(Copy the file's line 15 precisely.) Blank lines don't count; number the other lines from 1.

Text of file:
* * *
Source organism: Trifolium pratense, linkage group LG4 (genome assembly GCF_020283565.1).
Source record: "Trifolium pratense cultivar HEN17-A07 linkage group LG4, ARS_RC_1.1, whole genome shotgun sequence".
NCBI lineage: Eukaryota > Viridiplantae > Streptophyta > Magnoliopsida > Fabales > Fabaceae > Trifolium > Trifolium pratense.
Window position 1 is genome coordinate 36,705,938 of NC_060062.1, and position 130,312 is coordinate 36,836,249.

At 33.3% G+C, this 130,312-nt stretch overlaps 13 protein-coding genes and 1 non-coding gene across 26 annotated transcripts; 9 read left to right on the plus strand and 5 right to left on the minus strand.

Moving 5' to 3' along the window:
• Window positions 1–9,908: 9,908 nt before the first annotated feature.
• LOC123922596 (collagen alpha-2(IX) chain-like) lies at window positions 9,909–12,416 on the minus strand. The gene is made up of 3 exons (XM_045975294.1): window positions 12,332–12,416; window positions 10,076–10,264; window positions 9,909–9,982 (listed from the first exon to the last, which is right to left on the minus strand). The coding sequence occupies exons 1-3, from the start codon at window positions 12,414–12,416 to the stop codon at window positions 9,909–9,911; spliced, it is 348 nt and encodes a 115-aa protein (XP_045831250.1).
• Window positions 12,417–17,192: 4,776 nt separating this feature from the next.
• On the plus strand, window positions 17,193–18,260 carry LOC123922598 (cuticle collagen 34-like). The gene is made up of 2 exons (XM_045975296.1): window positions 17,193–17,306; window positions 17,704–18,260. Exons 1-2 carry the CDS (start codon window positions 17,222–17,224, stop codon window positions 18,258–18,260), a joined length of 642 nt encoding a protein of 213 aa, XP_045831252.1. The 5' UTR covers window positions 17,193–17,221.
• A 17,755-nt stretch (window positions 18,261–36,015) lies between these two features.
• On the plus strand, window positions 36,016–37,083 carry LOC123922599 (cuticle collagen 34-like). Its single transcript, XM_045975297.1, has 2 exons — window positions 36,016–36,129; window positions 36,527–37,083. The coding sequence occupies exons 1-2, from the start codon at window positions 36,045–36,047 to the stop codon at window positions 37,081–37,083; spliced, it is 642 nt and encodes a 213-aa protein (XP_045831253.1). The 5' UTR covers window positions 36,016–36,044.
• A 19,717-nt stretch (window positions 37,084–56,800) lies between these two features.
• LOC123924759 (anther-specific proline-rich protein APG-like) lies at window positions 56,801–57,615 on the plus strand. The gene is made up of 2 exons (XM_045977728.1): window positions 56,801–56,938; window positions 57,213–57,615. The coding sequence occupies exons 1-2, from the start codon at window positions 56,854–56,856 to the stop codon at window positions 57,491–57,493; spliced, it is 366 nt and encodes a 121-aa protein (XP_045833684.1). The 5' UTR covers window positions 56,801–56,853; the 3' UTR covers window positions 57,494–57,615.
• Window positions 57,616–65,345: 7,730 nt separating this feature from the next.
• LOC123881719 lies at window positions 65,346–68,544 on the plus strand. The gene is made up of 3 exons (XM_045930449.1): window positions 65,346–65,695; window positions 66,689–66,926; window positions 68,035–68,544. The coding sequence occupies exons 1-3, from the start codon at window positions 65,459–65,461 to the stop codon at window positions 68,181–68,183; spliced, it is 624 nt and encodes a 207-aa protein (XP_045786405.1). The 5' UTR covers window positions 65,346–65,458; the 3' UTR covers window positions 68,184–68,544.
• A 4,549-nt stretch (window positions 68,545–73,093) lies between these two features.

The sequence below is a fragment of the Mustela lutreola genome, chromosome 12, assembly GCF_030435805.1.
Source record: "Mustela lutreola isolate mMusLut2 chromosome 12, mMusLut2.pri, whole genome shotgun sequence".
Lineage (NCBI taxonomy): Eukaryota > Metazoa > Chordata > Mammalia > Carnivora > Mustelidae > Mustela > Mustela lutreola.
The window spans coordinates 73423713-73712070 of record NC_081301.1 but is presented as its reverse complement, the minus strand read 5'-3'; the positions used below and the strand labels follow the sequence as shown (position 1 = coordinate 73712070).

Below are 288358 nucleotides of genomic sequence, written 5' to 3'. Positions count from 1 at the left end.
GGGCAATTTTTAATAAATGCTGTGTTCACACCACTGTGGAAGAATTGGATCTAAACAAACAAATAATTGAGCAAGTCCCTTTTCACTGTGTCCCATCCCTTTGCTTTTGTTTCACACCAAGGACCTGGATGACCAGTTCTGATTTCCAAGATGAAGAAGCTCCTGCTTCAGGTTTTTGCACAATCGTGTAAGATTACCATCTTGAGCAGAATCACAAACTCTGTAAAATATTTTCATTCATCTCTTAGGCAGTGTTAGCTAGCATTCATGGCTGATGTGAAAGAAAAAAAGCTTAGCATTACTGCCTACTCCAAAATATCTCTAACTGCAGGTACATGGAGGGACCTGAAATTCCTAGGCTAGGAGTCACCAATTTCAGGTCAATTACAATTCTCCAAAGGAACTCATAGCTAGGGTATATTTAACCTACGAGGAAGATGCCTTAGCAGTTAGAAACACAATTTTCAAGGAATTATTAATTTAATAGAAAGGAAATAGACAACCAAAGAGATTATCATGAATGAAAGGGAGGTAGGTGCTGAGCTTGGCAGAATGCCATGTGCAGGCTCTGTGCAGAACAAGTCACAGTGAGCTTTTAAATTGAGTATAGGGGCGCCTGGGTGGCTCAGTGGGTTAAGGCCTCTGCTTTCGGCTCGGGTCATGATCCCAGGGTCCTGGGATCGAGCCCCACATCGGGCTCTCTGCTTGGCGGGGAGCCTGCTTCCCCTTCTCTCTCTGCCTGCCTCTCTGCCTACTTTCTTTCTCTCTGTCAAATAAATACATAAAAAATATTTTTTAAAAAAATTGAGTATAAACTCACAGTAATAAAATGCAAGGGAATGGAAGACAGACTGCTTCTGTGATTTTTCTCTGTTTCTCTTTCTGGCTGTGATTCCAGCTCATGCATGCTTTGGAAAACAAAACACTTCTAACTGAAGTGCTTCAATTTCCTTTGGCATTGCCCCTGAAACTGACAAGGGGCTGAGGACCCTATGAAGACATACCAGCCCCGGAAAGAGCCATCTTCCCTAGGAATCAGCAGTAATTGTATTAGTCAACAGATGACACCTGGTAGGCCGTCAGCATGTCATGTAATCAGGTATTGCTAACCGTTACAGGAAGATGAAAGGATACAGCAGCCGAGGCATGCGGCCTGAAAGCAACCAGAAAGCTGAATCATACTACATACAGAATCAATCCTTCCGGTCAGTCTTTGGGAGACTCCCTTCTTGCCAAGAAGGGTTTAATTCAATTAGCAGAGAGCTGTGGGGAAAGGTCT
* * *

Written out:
• Window positions 57,616–65,345: 7,730 nt separating this feature from the next.